Hello, my name is Melody Waterworth, I’m 19, English and currently in Tamale, northern Ghana. I’m volunteering with International Service, a charity which partners with a UK government scheme. I arrived on 19 September 2015 and am leaving on the 12 December 2015.
While in England, I researched renewable energy and green enterprises here in Ghana to get an idea of what I would be writing about. On the surface it looked incredible! Almost 75% of electricity from renewables energy, mainly hydro. Some geothermal, solar and wind. Fossil fuels produce the other 25%. And lots of bioenergy, for heating and cooking. (See Ghana – climate and energy statistics)
Ghana will soon have Africa’s largest, and the world’s fourth largest, solar plant. To be completed by end of this year. It will be able to provide electricity to more than 100,000 homes. With 630,000 solar PV modules, the 155 megawatt plant intends to increase Ghana’s electricity generating capacity by 6%. They use concentrated solar power, photovoltaic (PV) technology to convert sunlight directly into electricity. The solar plant is being constructed by Blue Energy, a UK-based renewable energy investment company.
It is the official goal of Ghana’s energy industry to have 10% of Ghana’s electricity mix come from renewable sources, (not counting large-scale hydropower) by 2020. The new solar power plant contributes a fifth of this goal.
On the surface Ghana looks like it is pioneering renewable energy for Africa. But it’s still not enough: there are large power shortages. The in-country volunteers tell me that Ghana sells lots of the electricity it generates to neighbouring countries, such as Benin, Togo and Burkina Faso. So many homes and offices in Ghana are subject to regular and often timetabled power outages. Where I’m staying, there is no power one day in every four. In some more southern parts of the country, where the demand for power is higher, it can be as bad as 36 hours without power to 12 hours with. That’s not to mention the many rural areas where communities have no power whatsoever. It is estimated that only approximately 72% of the Ghanaian population has access to electricity.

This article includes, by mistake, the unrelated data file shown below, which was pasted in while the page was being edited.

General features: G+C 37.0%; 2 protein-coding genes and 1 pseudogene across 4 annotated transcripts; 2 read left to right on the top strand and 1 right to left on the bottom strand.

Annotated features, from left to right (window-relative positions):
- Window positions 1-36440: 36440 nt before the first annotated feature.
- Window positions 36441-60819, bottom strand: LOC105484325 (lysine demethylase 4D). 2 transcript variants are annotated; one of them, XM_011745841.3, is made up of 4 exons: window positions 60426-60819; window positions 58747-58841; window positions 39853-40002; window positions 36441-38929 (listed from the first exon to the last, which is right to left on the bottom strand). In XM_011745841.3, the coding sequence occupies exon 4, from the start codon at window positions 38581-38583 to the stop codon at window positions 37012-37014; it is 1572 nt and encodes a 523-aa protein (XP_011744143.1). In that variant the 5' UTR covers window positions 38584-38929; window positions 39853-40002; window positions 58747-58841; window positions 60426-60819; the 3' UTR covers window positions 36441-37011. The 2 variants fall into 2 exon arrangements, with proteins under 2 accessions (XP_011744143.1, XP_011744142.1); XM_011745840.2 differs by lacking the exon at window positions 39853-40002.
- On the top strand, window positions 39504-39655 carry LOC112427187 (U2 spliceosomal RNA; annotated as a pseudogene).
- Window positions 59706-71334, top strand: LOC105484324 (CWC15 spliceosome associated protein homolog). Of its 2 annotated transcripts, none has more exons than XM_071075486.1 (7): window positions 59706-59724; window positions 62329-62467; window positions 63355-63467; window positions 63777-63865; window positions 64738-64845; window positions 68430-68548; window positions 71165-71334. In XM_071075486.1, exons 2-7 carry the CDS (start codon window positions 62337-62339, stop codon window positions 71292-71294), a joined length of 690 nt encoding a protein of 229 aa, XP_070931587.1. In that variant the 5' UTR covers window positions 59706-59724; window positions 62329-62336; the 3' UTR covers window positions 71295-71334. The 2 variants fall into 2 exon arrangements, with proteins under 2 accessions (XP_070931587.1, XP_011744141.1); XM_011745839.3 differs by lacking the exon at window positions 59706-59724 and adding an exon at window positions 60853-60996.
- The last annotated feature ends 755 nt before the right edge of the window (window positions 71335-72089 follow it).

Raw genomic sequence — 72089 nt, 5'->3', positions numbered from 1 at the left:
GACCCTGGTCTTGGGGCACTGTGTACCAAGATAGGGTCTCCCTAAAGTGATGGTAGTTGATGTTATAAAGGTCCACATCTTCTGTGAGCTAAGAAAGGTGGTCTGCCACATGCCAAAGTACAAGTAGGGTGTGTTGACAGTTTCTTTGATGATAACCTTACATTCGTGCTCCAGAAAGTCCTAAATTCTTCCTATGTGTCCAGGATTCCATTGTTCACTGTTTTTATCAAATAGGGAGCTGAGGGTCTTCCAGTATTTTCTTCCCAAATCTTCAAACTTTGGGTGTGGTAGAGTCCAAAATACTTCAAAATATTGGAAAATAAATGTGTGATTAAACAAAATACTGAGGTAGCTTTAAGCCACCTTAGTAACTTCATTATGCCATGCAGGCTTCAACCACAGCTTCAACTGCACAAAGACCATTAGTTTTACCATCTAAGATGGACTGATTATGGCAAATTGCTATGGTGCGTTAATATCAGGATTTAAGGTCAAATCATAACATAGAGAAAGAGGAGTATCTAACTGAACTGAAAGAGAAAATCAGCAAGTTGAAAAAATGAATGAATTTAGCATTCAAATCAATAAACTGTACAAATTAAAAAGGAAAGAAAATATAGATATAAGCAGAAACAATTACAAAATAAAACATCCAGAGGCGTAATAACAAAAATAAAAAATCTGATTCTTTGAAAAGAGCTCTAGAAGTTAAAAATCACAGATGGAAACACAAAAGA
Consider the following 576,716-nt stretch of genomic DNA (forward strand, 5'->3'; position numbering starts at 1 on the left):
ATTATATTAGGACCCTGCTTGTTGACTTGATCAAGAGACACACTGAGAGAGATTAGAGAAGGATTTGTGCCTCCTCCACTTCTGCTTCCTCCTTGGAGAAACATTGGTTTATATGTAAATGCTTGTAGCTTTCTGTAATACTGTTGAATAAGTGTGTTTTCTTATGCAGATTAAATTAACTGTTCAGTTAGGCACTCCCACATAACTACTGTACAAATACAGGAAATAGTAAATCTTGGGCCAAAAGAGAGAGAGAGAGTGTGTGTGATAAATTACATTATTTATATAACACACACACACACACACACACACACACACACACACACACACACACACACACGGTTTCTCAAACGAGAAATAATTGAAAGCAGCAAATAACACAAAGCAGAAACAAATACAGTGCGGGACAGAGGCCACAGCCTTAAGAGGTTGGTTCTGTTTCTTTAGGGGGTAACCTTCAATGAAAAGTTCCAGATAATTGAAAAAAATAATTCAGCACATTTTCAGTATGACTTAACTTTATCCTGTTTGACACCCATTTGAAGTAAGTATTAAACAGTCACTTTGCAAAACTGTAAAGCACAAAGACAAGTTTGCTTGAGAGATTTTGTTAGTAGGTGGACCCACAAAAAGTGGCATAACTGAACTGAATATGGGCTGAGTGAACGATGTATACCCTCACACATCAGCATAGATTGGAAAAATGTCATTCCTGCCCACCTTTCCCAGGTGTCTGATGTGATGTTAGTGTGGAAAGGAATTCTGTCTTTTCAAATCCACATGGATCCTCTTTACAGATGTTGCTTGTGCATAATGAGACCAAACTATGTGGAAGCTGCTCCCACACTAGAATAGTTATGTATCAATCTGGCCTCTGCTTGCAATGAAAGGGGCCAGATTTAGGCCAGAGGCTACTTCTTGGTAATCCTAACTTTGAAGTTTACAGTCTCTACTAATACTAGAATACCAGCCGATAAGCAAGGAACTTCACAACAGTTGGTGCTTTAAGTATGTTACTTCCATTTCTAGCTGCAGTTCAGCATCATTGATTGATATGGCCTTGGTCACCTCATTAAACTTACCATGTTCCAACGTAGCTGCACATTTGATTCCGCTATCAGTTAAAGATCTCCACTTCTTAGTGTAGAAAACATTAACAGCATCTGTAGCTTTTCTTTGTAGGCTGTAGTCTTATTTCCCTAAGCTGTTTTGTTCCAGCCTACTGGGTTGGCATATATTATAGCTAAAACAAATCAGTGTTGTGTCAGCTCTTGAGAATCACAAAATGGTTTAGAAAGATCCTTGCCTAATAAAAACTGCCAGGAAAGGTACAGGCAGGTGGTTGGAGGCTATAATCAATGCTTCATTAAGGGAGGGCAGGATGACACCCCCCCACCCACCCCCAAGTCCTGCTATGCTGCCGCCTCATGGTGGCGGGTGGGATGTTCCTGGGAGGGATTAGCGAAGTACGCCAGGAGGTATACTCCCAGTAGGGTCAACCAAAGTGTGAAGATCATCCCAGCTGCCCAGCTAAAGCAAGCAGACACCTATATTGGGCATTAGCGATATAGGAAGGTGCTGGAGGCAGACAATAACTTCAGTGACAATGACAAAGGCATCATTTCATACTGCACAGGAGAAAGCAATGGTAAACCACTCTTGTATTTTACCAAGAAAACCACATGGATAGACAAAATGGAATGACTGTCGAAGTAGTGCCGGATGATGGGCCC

The main power generation company in Ghana is the government-owned Volta River authority (VRA). VRA is planning to add about 1,000 MW of generation capacity over the next five years. This includes upgrade of simple cycle gas plants to combined cycle, to reduce cost of supply. They also intend to pursue more solar and wind energy projects.
Serious power shortages are holding the country’s economic growth back substantially. Problems they face include an inadequate generation capacity reserve and the lack of gas supply, which limits thermal generation. (VRA is pursuing the use of Liquefied Natural Gas to generate electricity as a measure to secure future gas supply reliability.)
I will go into more details about these sources of energy in Ghana in my next post for. I’ll also include opinions of Ghanaians. I also intend to go in to other environmental issues that I sense is making the country a much less environmentally friendly country than it should be with the impressively high figure of renewables.
I am going to Lake Volta soon and I hope to get more of an insight into the operations of the impressive scale hydro power.
References – River Authority: VRA Profile